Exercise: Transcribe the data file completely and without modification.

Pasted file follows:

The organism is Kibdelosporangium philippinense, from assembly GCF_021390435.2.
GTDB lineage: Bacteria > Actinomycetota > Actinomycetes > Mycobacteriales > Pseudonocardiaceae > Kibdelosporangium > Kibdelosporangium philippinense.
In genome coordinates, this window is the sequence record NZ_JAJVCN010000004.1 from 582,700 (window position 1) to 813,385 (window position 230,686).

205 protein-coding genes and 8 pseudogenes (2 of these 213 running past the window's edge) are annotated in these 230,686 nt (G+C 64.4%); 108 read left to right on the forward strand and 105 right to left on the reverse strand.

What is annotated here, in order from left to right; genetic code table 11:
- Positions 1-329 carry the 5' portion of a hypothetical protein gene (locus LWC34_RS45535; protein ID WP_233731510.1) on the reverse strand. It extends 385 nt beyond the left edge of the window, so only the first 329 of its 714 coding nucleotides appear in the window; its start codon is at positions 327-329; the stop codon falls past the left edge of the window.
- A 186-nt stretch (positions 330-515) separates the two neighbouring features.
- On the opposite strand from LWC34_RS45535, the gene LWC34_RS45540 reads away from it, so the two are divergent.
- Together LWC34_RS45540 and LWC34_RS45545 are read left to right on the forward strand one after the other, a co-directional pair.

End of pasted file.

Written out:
The organism is Kibdelosporangium philippinense, from assembly GCF_021390435.2.
GTDB lineage: Bacteria > Actinomycetota > Actinomycetes > Mycobacteriales > Pseudonocardiaceae > Kibdelosporangium > Kibdelosporangium philippinense.
In genome coordinates, this window is the sequence record NZ_JAJVCN010000004.1 from 582,700 (window position 1) to 813,385 (window position 230,686).

205 protein-coding genes and 8 pseudogenes (2 of these 213 running past the window's edge) are annotated in these 230,686 nt (G+C 64.4%); 108 read left to right on the forward strand and 105 right to left on the reverse strand.

What is annotated here, in order from left to right; genetic code table 11:
- Positions 1-329 carry the 5' portion of a hypothetical protein gene (locus LWC34_RS45535; protein ID WP_233731510.1) on the reverse strand. It extends 385 nt beyond the left edge of the window, so only the first 329 of its 714 coding nucleotides appear in the window; its start codon is at positions 327-329; the stop codon falls past the left edge of the window.
- A 186-nt stretch (positions 330-515) separates the two neighbouring features.
- On the opposite strand from LWC34_RS45535, the gene LWC34_RS45540 reads away from it, so the two are divergent.
- Together LWC34_RS45540 and LWC34_RS45545 are read left to right on the forward strand one after the other, a co-directional pair.